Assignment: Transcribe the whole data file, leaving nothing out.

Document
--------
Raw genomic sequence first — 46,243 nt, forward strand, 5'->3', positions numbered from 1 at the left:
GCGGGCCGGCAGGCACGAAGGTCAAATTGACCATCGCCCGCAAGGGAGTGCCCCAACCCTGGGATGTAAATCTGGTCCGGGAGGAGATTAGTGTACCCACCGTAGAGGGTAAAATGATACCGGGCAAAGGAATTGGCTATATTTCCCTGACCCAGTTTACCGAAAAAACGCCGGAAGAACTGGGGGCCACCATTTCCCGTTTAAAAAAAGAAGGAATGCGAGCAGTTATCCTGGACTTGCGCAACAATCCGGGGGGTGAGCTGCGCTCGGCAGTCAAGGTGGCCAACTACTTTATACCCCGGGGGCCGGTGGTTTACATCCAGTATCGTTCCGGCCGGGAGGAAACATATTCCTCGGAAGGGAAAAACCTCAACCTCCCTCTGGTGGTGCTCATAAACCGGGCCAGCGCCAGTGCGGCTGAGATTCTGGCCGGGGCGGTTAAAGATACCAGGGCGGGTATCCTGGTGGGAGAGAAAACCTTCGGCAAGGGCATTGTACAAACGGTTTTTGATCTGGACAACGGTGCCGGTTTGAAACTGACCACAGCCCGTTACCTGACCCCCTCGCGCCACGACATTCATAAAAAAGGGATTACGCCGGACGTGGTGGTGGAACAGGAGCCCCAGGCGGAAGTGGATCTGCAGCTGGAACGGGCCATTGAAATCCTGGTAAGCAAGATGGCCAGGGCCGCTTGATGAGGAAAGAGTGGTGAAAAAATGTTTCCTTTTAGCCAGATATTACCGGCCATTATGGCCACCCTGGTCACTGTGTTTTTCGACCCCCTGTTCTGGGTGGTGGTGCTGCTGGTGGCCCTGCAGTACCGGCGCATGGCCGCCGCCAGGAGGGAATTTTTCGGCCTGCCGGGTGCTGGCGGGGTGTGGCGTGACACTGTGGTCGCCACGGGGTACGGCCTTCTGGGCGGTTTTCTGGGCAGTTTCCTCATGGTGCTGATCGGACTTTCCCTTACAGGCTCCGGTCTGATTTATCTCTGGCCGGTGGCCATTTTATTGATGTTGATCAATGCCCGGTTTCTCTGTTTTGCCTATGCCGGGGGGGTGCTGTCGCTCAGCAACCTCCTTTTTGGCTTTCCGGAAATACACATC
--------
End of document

Raw genomic sequence first — 46,243 nt, forward strand, 5'->3', positions numbered from 1 at the left:
GCGGGCCGGCAGGCACGAAGGTCAAATTGACCATCGCCCGCAAGGGAGTGCCCCAACCCTGGGATGTAAATCTGGTCCGGGAGGAGATTAGTGTACCCACCGTAGAGGGTAAAATGATACCGGGCAAAGGAATTGGCTATATTTCCCTGACCCAGTTTACCGAAAAAACGCCGGAAGAACTGGGGGCCACCATTTCCCGTTTAAAAAAAGAAGGAATGCGAGCAGTTATCCTGGACTTGCGCAACAATCCGGGGGGTGAGCTGCGCTCGGCAGTCAAGGTGGCCAACTACTTTATACCCCGGGGGCCGGTGGTTTACATCCAGTATCGTTCCGGCCGGGAGGAAACATATTCCTCGGAAGGGAAAAACCTCAACCTCCCTCTGGTGGTGCTCATAAACCGGGCCAGCGCCAGTGCGGCTGAGATTCTGGCCGGGGCGGTTAAAGATACCAGGGCGGGTATCCTGGTGGGAGAGAAAACCTTCGGCAAGGGCATTGTACAAACGGTTTTTGATCTGGACAACGGTGCCGGTTTGAAACTGACCACAGCCCGTTACCTGACCCCCTCGCGCCACGACATTCATAAAAAAGGGATTACGCCGGACGTGGTGGTGGAACAGGAGCCCCAGGCGGAAGTGGATCTGCAGCTGGAACGGGCCATTGAAATCCTGGTAAGCAAGATGGCCAGGGCCGCTTGATGAGGAAAGAGTGGTGAAAAAATGTTTCCTTTTAGCCAGATATTACCGGCCATTATGGCCACCCTGGTCACTGTGTTTTTCGACCCCCTGTTCTGGGTGGTGGTGCTGCTGGTGGCCCTGCAGTACCGGCGCATGGCCGCCGCCAGGAGGGAATTTTTCGGCCTGCCGGGTGCTGGCGGGGTGTGGCGTGACACTGTGGTCGCCACGGGGTACGGCCTTCTGGGCGGTTTTCTGGGCAGTTTCCTCATGGTGCTGATCGGACTTTCCCTTACAGGCTCCGGTCTGATTTATCTCTGGCCGGTGGCCATTTTATTGATGTTGATCAATGCCCGGTTTCTCTGTTTTGCCTATGCCGGGGGGGTGCTGTCGCTCAGCAACCTCCTTTTTGGCTTTCCGGAAATACACATC